Earning a master's can have advantages for adults

Heading back to school for a graduate degree can bring a higher salary and more job opportunities.
Heading back to school for a graduate degree can bring a higher salary and more job opportunities.

There are many benefits that come with earning a master's degree, according to the Bureau of Labor Statistics (BLS). While some adults decide to return to school and earn this credential in order to advance in their current career, others pursue the degree in order to raise their salary or open doors to new positions.

The BLS reports that individuals who earn a bachelor's degree make about $53,300 per year, on average. With a master's degree, this salary increases to about $65,354 annually, a difference of about $12,000 per year.

Many jobs will not accept a candidate who does not have advanced credentials. According to the BLS, most librarians must have a master's degree in library science. Additionally, most medical and health service managers as well as top executives graduated from an advanced program.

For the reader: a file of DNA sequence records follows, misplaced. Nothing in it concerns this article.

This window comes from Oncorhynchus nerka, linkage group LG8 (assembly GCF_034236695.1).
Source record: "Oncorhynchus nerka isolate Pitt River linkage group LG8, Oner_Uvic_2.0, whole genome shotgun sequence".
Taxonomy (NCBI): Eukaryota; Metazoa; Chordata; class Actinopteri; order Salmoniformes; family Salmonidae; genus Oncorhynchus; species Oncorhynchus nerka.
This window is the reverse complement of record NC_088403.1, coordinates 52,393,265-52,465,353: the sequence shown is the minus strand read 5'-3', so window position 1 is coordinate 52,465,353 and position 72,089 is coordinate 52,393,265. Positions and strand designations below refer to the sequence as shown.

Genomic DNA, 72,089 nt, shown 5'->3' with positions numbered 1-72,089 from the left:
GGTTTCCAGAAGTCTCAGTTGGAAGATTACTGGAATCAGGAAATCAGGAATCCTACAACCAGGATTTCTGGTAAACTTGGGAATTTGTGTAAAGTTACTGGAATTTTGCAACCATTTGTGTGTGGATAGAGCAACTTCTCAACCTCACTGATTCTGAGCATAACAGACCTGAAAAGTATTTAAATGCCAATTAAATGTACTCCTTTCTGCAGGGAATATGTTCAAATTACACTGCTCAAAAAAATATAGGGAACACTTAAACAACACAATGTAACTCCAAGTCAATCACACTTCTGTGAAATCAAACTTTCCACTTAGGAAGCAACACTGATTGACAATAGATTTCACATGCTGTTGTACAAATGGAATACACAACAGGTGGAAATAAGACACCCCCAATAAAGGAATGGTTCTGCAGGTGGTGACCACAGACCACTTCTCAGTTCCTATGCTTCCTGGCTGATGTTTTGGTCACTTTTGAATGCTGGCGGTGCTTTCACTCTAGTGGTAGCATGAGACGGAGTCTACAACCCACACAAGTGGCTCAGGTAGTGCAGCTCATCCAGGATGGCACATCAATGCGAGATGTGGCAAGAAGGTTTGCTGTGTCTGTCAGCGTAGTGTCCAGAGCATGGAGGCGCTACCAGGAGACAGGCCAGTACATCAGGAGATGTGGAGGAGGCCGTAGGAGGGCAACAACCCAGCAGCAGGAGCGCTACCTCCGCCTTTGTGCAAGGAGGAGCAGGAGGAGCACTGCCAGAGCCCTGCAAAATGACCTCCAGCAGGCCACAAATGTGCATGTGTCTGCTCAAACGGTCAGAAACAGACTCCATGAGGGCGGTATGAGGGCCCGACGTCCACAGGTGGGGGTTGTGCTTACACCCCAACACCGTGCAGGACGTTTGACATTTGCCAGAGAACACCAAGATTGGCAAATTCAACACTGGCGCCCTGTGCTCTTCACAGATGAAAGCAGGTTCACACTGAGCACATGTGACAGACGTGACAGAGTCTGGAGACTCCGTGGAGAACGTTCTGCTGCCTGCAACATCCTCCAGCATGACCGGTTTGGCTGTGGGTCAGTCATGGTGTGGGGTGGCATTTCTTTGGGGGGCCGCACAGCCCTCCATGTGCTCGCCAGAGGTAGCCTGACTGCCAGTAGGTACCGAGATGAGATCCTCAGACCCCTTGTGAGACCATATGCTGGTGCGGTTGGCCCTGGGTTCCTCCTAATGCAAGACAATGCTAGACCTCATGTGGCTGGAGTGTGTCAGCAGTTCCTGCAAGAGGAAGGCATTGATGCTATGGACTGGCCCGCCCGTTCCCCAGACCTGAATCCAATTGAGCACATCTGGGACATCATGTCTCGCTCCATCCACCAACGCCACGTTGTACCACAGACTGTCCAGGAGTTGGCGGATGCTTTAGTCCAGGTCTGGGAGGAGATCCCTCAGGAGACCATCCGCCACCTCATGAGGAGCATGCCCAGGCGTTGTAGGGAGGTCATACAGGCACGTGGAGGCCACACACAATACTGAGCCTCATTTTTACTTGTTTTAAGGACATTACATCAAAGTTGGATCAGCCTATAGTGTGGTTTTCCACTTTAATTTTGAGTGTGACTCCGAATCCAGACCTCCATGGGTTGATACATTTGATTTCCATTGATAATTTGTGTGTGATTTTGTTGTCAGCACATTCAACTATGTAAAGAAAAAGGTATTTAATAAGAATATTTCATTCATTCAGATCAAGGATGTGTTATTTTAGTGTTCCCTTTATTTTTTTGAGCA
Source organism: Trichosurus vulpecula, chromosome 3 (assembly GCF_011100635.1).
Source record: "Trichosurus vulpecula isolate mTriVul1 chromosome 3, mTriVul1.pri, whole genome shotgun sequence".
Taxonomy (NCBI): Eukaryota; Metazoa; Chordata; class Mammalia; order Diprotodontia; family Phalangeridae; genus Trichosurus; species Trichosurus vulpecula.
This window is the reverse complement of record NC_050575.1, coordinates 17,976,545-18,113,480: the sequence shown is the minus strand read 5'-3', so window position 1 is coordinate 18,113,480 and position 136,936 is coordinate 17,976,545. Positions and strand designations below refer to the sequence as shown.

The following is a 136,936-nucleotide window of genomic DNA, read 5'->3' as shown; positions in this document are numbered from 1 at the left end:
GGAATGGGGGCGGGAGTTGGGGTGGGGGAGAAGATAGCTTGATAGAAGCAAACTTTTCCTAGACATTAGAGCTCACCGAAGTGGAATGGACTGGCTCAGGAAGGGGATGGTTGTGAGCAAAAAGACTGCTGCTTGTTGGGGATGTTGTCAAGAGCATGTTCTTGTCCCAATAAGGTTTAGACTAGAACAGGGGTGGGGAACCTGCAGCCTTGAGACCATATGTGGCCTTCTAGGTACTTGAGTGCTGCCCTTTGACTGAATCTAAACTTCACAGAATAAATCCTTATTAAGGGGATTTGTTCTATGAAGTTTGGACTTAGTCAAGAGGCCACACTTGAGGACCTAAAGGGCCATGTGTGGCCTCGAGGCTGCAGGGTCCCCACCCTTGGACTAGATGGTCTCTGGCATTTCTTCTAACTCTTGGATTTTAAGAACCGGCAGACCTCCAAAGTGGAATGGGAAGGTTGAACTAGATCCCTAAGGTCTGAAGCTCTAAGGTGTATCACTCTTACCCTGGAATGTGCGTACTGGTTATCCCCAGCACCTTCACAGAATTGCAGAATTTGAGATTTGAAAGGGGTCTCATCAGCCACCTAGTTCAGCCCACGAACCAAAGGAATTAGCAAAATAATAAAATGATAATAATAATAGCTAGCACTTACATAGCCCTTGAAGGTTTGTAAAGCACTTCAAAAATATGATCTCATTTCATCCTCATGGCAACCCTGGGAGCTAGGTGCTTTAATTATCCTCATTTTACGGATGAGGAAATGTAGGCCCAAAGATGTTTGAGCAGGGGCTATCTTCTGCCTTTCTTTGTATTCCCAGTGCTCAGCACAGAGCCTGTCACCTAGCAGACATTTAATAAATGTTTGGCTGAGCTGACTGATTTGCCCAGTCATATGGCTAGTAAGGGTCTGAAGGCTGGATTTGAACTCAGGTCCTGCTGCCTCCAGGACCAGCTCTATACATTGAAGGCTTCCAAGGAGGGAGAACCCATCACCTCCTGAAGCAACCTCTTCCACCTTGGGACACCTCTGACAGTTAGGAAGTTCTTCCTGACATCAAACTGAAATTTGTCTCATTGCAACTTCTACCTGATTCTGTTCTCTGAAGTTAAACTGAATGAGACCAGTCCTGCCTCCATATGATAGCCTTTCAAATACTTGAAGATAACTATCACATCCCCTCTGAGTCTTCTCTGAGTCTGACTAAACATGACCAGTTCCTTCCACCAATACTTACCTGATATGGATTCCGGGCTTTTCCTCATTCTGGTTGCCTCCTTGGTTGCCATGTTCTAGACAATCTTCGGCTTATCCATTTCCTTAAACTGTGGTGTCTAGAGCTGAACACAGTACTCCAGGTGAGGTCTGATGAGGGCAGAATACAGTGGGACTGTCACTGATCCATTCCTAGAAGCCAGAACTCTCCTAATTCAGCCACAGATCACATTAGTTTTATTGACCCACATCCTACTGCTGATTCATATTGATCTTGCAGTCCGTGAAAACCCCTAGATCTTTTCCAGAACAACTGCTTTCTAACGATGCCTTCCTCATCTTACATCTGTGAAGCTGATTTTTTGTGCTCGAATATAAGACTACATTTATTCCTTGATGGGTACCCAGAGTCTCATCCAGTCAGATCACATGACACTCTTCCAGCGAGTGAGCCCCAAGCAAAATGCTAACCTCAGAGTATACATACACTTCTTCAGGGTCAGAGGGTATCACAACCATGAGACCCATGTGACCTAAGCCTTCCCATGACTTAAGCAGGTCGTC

As it is becoming more important to pursue higher education, many adults are finding the time to fit it into their lives, the Daily Commercial reports. One such individual is Sue Fagan of Florida. The 50-year-old has been in school since 1996, earning her associate's degree, then moving on to receive her bachelor's. Recently, Fagan also earned her master's of business administration (MBA) degree.

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